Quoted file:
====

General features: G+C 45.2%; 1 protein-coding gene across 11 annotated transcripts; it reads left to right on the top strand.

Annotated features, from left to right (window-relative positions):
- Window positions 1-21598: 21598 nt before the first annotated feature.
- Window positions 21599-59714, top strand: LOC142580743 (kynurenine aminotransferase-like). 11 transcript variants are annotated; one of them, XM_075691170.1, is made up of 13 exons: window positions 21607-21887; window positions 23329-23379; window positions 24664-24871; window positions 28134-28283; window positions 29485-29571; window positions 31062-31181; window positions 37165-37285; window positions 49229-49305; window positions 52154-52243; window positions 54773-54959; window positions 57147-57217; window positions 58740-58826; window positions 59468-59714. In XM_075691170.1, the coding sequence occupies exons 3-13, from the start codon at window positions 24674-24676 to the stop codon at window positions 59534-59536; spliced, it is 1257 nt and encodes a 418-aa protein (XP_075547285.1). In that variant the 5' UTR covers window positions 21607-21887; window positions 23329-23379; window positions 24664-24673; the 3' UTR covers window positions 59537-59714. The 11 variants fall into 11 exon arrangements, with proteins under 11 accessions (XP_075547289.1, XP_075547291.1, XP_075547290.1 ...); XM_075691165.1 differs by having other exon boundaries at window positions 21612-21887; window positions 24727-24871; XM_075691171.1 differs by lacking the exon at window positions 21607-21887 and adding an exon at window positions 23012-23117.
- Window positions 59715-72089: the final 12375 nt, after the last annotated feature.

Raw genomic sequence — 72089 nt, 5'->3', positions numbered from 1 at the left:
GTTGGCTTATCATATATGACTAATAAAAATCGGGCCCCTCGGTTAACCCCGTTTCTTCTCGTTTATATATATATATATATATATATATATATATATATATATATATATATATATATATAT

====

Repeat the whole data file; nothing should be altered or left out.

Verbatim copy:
General features: G+C 45.2%; 1 protein-coding gene across 11 annotated transcripts; it reads left to right on the top strand.

Annotated features, from left to right (window-relative positions):
- Window positions 1-21598: 21598 nt before the first annotated feature.
- Window positions 21599-59714, top strand: LOC142580743 (kynurenine aminotransferase-like). 11 transcript variants are annotated; one of them, XM_075691170.1, is made up of 13 exons: window positions 21607-21887; window positions 23329-23379; window positions 24664-24871; window positions 28134-28283; window positions 29485-29571; window positions 31062-31181; window positions 37165-37285; window positions 49229-49305; window positions 52154-52243; window positions 54773-54959; window positions 57147-57217; window positions 58740-58826; window positions 59468-59714. In XM_075691170.1, the coding sequence occupies exons 3-13, from the start codon at window positions 24674-24676 to the stop codon at window positions 59534-59536; spliced, it is 1257 nt and encodes a 418-aa protein (XP_075547285.1). In that variant the 5' UTR covers window positions 21607-21887; window positions 23329-23379; window positions 24664-24673; the 3' UTR covers window positions 59537-59714. The 11 variants fall into 11 exon arrangements, with proteins under 11 accessions (XP_075547289.1, XP_075547291.1, XP_075547290.1 ...); XM_075691165.1 differs by having other exon boundaries at window positions 21612-21887; window positions 24727-24871; XM_075691171.1 differs by lacking the exon at window positions 21607-21887 and adding an exon at window positions 23012-23117.
- Window positions 59715-72089: the final 12375 nt, after the last annotated feature.

Raw genomic sequence — 72089 nt, 5'->3', positions numbered from 1 at the left:
GTTGGCTTATCATATATGACTAATAAAAATCGGGCCCCTCGGTTAACCCCGTTTCTTCTCGTTTATATATATATATATATATATATATATATATATATATATATATATATATATATATAT